Society pushes an idea of perfection and a need to have it all “together.” The reality of our daily lives is a constant yearning to be perfect and completely “together.” We want control over our lives and our impulses, and we want recovery to be perfect.
Some persons in recovery state that when they gave their addiction over to their Higher Power, they experienced immediate healing. Such is not the case for everyone. We must all strive for recovery and accept one truth: bad days will happen. Having a bad day is okay.
Working the Steps of Recovery
Recovery comes in many forms, but working a 12-Step program can be the most helpful. The steps outline various methods to accept the self and a willingness to turn over our imperfections to a Higher Power.
The sixth step, according to The Big Book, is as follows:
6. Were entirely ready to have God remove all these defects of character.
This step is a component of accepting our lack of perfection. We admit, in no uncertain terms, our imperfections because perfectionism is toxic.
How Is Perfectionism Toxic?
Striving for perfection removes us from seeking recovery. Recovery is not perfect, and we cannot expect every day to go smoothly. Instead, learning to be content with steady improvement even on bad days is the key to a successful recovery. We must keep trying, especially on those days when coping is difficult.
One critical component of a successful recovery is to stop speaking in absolutes. Recovery requires us to take life one day at a time. We must not say, “I will never abuse alcohol and/or other substances again.” Instead, focus on the moment and find a way not to use alcohol and/or other substances “just for today.”
Three Strategies to Cope With a Bad Day
Bad days are standard because recovery is messy and does not occur in a straight line. Recovery requires a constant reset of our minds toward our goals for a better life.
#1. Examining the Day
Our days consist of little moments that we sometimes believe to be the ruination of our day. So, we must examine what made our day “bad.” Are we catastrophizing or recognizing reality?
When struggling with urges to use because we are facing a day where coping seems more difficult than usual, it is important to sit and analyze our day. Ask the following questions:
- What has happened today?
- Did I sleep okay?
- How is my mood?
- Did I eat right?
- Am I overwhelmed?
- Do I need to say “no” or ask for help?
Answers to these questions may help identify the source of frustration and make us better able to cope.
#2. Challenge and Reframe
When we face a troublesome day where coping seems complicated and we are thinking in absolutes, we can try to challenge our thoughts. Challenging our thoughts takes practice and might involve some affirmations (statements affirming our abilities and positive beliefs about ourselves).
- Break down the thoughts.
- Identify capabilities.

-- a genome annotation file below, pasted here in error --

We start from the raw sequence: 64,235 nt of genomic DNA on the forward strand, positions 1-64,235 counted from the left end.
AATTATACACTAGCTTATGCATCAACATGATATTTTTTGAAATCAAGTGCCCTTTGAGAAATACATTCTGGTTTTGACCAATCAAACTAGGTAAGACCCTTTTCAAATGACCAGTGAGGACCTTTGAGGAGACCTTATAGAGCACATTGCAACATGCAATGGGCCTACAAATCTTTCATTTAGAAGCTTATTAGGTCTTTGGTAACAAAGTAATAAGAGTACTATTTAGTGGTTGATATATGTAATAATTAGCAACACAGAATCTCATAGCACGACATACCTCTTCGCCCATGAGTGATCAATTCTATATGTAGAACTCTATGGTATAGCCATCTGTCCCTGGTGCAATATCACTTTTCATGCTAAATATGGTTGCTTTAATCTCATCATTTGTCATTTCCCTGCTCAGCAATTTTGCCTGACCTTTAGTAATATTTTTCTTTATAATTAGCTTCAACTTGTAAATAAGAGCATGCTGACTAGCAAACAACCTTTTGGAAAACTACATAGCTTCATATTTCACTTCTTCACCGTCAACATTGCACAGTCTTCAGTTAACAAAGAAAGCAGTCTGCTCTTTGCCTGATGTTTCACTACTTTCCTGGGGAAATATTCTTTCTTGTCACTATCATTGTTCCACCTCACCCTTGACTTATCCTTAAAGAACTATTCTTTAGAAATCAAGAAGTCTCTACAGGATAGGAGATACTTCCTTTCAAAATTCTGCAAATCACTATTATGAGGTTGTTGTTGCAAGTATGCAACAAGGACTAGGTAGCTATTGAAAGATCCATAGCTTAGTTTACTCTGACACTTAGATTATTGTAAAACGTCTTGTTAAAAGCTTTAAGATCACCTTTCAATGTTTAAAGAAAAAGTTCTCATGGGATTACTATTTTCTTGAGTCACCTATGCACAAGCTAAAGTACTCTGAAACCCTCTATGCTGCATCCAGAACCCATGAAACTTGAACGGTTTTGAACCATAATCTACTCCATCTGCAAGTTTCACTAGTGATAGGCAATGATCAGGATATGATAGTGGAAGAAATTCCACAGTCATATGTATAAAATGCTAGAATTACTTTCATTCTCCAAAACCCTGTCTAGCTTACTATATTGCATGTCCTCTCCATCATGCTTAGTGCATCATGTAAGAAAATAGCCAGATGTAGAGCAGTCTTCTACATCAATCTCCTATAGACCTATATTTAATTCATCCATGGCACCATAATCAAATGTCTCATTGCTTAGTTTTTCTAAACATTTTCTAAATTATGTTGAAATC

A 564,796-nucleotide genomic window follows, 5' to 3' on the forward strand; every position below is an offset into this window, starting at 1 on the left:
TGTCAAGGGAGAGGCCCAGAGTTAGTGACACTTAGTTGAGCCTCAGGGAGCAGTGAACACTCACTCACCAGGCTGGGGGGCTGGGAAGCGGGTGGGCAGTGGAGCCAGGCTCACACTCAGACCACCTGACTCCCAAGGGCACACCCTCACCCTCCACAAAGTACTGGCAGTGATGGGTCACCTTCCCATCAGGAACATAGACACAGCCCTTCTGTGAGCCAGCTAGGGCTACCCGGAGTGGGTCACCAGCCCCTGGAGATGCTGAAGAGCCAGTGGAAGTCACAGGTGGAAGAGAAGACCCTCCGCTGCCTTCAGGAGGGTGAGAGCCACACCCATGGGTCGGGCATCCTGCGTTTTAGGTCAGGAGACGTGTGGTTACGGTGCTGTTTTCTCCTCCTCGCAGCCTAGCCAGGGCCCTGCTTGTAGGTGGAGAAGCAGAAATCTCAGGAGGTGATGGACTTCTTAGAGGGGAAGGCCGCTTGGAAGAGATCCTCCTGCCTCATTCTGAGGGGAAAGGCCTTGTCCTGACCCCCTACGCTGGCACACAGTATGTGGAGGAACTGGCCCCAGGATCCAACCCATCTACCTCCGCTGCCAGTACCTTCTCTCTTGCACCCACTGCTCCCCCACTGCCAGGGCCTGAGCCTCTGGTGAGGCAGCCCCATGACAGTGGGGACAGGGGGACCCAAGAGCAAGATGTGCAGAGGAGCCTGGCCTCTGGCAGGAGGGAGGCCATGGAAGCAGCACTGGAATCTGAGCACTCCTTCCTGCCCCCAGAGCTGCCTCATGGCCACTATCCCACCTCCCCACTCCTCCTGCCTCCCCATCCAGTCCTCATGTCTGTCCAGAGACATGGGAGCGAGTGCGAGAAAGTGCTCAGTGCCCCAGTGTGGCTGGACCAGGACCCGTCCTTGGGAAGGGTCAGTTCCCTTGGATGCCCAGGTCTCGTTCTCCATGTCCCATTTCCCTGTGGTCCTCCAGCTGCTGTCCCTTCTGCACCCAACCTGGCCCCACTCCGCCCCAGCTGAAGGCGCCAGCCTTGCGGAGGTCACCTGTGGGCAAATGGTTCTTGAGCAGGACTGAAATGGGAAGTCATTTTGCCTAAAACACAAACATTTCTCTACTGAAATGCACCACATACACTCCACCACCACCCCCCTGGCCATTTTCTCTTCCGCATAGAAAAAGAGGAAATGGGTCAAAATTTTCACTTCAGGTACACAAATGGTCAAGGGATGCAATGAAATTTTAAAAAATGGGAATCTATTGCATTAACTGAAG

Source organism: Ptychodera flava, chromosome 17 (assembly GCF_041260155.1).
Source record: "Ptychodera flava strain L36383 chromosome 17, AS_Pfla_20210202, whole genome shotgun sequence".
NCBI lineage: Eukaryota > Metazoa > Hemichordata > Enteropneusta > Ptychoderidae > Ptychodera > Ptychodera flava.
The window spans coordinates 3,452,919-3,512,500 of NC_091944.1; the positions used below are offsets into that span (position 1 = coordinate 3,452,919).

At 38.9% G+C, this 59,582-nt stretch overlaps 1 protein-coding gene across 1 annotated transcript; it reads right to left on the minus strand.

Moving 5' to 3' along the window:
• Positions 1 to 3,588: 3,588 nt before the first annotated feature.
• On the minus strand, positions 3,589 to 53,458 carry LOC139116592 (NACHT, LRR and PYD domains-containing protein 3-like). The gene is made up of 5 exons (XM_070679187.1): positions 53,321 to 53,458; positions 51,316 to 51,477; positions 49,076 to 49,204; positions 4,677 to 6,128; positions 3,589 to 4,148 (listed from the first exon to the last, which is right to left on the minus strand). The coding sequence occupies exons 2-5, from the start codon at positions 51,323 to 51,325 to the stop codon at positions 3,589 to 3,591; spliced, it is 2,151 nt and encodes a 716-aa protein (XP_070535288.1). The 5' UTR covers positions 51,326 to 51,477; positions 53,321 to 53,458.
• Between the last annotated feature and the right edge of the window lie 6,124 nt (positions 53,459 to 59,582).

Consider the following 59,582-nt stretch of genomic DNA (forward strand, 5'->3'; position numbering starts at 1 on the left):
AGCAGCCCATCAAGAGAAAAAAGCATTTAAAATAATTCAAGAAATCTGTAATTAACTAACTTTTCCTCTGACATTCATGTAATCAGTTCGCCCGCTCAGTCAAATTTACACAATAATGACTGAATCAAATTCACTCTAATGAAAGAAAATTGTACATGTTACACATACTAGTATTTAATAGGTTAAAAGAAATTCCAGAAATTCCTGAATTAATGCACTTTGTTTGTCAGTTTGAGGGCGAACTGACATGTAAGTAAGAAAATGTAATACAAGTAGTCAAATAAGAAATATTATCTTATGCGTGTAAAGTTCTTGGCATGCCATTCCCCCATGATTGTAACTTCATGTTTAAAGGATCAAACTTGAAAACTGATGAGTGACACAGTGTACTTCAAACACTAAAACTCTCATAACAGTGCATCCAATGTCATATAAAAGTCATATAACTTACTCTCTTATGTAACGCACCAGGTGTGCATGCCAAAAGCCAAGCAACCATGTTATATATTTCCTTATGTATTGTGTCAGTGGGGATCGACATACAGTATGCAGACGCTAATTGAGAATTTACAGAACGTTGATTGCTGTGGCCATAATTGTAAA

- Examine truths versus lies.
- Remember accomplishments.
- Remember the importance of living in the moment and how each moment can bring new opportunities.
Examining and challenging our thoughts is one way to improve our day and challenge an attitude of perfectionism.
#3. Practicing Gratitude
Being grateful for small things can get us through a frustrating day. The simple act of making our bed can be an act of gratitude and set us up for a better day. Something so small and insignificant might have a tremendous impact on our feelings of accomplishment.
Gratitude is an attitude of being thankful for our experiences and circumstances. We can consider our experiences as having brought us to our current circumstances. We may be having a bad day, but this day will teach us a new method of coping or reinforce an old way of coping. It is vital to remember our capacity for managing our urges and growth.
Being grateful is another means of challenging our thoughts. While we may be having a bad day, we are alive and have people in our life who care about us and our recovery.
Recovery Is Not Perfect
Recovery rarely occurs in a straight line. Bad days will happen and make recovery seem impossible. Relapse does not have to happen. Practicing coping methods and challenging absolutes present in our thoughts can help us cope with our current experiences.
You are not alone. People care about you and want to see you recover. Expecting perfection can be hazardous to your mental health and your recovery. Perfectionism often causes flawed thinking patterns and can lead to despair. Recognizing the importance of asking for help and your inability to recover on your own will help you get beyond your bad days.
There is no perfect recovery; bad days are a normal part of life, but coping with those days is possible. Perfectionism is toxic to everyone, making life, as well as dealing with substance use disorder and/or other mental health conditions more difficult. At Renaissance Ranch, we know perfectionism gets in the way of true healing. We recognize man’s inability to attain perfection, and through our 12-Step programs, we can help you develop strategies to cope with your flaws as you recover. You are not alone, and being imperfect does not have to stop you from pursuing recovery. We know you are capable and worthy of recovery. At Renaissance Ranch, we offer a clinically driven and gospel-centered approach to healing, using a 12-Step model. We support you through every step of the recovery process. You do not have to struggle alone. Call us at Renaissance Ranch at (801) 308-8898 and learn how we can help.